According to ebizdir, breeding has made significant progress in the sheep and goat sectors which have seen a doubling of the number of heads, in the pig and poultry sectors, while the bovine herd has registered an improvement in quality rather than numerical and the equine herd, which is still important today. for transport, it remained stationary. The use of the woods seems to have taken on a frenetic pace, so much so that in 1969 the production of timber was almost 20 times higher than that of 1957 (for one third of conifers and two thirds of broadleaves), mainly due to the development of wood and pulp industry (8100 t of paper and cardboard and 8200 t of mechanical wood pulp in 1970). On the other hand, fishing activities are still modest,
The industrial sector, in which state-owned companies and cooperatives operate, is the one that has achieved the greatest successes, with the strengthening of pre-existing activities and with the installation of new plants and the start-up of new sectors.
Mining activities benefited from the conclusion of a prospecting campaign, the results of which consist of the preparation of a mineralogical map at a scale of 1: 200,000. The production of fuels has had significant increases: oil (2,137,000 t in 1973, in Qyteti Stalin, Marinèz and Patos) and lignite (675,000 t in 1971), which meet national needs, with some margin for export.. Among the metallic ores there is a strong increase in the extraction of chromite (281,000 t in 1973, in Bulqizë, Kam and Kalimash), of cupriferous pyrites (7,000 t of copper in 1972) and of nickel ores (4000 t in 1971) and iron.
The production of electricity went from 125 million kWh in 1957 to 1250 million in 1972 (for two thirds of water), thanks to the construction of new plants, including water plants on the Drin (Bistrica, Scutari, etc.) and the thermal ones of Kukës, Fier, Tirana, Qyteti Stalin, Valona, Maliq, Cërrik and Korçë. The electrification was thus able to be extended to the whole country, with some margin for export. Among the manufacturing industries, the greatest development is recorded in the chemical sector, practically non-existent until 1950, which now produces sulfuric acid and caustic soda (Valona), nitrogen fertilizers (Laç), superphosphates, ammonium nitrates, copper sulphate, polyvinyl chloride, plastics, colors. L’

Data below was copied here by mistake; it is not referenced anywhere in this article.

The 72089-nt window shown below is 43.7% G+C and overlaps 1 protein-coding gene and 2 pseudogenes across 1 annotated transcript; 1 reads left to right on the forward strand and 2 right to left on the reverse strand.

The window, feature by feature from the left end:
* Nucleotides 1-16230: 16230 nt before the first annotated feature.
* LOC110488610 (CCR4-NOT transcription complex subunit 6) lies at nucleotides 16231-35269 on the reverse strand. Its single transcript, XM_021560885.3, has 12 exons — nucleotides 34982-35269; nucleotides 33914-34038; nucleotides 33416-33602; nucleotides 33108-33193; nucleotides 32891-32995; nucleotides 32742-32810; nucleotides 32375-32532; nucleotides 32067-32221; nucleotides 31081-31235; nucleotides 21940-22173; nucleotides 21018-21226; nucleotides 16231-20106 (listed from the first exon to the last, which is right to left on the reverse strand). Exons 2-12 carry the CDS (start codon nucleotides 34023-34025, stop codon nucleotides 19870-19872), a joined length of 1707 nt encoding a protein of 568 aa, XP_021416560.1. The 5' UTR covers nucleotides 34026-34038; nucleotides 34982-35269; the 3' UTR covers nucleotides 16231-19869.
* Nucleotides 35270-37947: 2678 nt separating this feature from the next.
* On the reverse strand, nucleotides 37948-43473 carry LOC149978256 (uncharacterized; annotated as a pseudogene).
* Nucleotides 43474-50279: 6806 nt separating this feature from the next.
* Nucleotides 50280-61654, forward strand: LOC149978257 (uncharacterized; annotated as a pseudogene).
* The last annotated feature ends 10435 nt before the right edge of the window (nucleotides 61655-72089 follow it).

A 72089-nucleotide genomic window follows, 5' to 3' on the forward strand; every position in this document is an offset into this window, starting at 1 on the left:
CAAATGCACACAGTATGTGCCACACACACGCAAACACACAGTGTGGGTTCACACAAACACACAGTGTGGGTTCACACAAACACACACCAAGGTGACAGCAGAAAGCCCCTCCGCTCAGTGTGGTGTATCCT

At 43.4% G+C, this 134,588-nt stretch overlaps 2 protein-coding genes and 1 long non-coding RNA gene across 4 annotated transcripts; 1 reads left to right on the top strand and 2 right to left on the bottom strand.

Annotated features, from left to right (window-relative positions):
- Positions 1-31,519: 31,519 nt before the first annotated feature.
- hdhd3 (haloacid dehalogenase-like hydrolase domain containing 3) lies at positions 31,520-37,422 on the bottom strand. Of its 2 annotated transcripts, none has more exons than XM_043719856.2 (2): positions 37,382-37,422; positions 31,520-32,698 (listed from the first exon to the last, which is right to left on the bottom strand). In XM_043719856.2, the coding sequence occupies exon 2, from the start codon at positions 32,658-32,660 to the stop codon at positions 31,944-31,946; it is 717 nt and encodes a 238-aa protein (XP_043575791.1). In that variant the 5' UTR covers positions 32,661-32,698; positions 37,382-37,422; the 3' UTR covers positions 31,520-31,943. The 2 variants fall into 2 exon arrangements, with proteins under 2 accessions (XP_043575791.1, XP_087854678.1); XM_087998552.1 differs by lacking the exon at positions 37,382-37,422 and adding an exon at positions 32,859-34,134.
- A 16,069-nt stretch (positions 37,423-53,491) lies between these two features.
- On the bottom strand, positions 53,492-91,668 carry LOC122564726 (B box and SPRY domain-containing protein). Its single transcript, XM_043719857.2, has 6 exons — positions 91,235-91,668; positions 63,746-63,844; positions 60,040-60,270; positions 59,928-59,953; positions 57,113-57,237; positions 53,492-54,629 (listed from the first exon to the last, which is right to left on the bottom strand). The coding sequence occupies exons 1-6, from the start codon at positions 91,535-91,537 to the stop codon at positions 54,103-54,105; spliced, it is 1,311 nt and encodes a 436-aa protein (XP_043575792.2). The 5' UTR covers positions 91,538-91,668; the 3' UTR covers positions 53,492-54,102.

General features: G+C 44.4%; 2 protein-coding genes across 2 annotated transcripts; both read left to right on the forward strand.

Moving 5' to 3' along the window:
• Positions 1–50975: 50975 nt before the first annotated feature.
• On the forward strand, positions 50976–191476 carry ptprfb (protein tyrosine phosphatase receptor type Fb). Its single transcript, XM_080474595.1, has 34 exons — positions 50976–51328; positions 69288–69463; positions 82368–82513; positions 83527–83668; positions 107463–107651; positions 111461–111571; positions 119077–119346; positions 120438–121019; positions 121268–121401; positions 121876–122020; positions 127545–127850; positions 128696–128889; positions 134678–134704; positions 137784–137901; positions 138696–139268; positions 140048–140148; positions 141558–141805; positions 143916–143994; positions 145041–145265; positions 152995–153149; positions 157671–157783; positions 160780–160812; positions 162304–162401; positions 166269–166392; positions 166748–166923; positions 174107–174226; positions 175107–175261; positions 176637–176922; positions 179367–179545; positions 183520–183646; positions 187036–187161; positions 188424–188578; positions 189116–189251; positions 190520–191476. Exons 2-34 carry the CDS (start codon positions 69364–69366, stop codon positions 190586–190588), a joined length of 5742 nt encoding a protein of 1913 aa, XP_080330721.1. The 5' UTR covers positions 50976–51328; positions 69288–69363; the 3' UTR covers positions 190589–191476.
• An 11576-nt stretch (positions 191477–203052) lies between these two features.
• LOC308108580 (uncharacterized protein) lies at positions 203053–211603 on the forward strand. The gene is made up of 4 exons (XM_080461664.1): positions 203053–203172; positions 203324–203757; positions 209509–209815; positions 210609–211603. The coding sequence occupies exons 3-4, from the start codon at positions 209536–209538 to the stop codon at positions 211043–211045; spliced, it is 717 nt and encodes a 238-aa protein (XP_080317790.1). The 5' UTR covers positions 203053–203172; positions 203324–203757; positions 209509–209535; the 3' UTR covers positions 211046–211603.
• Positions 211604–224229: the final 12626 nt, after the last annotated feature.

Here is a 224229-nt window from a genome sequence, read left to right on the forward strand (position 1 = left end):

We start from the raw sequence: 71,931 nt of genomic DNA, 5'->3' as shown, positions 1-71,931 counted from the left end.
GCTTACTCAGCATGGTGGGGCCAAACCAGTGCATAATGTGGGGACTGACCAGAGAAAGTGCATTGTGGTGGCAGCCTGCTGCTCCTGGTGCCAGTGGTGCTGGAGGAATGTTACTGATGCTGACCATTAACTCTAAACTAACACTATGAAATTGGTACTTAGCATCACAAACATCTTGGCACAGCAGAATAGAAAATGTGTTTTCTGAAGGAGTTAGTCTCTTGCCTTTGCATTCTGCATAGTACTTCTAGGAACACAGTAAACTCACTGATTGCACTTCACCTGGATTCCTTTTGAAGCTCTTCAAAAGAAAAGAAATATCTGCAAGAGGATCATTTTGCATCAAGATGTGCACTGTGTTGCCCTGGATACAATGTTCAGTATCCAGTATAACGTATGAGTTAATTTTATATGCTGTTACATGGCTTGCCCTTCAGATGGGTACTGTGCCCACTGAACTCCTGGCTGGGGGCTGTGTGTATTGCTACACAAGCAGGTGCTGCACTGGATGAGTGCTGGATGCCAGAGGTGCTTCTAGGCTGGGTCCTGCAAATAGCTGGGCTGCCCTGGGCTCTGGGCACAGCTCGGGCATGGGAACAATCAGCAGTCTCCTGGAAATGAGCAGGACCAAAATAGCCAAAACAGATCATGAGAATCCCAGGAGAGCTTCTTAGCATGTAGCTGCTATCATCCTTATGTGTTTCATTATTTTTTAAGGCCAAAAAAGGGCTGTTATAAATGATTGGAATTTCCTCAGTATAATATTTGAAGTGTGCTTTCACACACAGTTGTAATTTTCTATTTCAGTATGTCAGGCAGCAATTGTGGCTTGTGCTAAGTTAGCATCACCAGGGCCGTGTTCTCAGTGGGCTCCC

The metallurgical industries were also strengthened, with the inauguration after 1960 of the Elbasan steel plant (still under completion), the copper refining plants in Bicaj, Kurbnesh and Rubik (5600 t in 1970) and the chromium extraction plant in Bulqizë. The mechanical and electromechanical industries have had less development, which are located in Tirana (transformers and electric motors), Shkodra (drawn) and Korgë (measuring instruments).
Among the traditional industries, there are increases in the textile sector with new plants in Elbasan, Fier, Berat, Rogozhinë, Gjirokaster and Korçë; in the wood and paper sector; construction materials with particular regard to cement (360,000 t in 1971 with new plants in Tirana, Shkodra, Elbasan, Fushë and Krujës); food (sugar factories, canneries, breweries, etc.) and tobacco (5300 million cigarettes in 1972).
Overall, the gross industrial product in 1969 consisted of 57% of basic products and capital goods and 43% of consumer goods; the most active sectors were represented by the food (28%), textile (23%), metallurgical (15%), mechanical (10%), building materials (6%) and wood and paper (4%) industries.